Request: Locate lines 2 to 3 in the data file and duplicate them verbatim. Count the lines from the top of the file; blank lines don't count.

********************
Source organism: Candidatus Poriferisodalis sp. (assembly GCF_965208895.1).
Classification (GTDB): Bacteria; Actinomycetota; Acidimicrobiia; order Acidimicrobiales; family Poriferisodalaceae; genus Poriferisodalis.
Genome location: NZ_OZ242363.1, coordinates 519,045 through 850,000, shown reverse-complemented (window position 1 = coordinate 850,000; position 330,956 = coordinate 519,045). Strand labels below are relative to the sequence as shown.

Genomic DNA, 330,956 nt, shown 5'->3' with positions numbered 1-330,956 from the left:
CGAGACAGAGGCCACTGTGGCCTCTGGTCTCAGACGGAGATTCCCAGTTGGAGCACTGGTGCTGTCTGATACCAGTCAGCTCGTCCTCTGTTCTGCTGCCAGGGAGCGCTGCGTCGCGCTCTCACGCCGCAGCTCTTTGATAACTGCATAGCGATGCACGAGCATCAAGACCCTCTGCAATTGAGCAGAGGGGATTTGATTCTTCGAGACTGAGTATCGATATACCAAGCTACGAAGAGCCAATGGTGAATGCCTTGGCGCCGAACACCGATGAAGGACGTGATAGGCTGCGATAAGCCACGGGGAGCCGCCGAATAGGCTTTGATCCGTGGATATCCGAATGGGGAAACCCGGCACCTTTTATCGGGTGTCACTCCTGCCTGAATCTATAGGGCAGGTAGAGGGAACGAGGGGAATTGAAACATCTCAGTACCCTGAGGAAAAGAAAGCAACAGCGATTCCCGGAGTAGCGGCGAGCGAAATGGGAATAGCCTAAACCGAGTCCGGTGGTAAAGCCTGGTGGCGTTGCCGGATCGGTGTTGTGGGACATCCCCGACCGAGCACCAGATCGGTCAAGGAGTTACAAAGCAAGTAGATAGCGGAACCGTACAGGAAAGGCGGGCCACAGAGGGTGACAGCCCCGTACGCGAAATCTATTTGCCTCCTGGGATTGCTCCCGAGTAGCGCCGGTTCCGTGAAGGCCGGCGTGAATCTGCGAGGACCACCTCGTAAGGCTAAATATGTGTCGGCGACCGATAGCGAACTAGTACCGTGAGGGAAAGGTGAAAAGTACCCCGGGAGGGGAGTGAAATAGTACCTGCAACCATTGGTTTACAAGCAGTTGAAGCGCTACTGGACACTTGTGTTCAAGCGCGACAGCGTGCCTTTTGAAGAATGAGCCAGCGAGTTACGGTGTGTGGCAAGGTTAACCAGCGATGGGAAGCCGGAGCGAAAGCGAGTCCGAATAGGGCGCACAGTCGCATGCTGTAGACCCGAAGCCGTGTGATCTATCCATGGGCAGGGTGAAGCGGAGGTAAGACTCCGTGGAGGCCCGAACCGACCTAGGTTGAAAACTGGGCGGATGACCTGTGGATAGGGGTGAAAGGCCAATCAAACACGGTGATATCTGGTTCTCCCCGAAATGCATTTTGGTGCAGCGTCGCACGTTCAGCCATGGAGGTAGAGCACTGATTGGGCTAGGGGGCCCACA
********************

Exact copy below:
Classification (GTDB): Bacteria; Actinomycetota; Acidimicrobiia; order Acidimicrobiales; family Poriferisodalaceae; genus Poriferisodalis.
Genome location: NZ_OZ242363.1, coordinates 519,045 through 850,000, shown reverse-complemented (window position 1 = coordinate 850,000; position 330,956 = coordinate 519,045). Strand labels below are relative to the sequence as shown.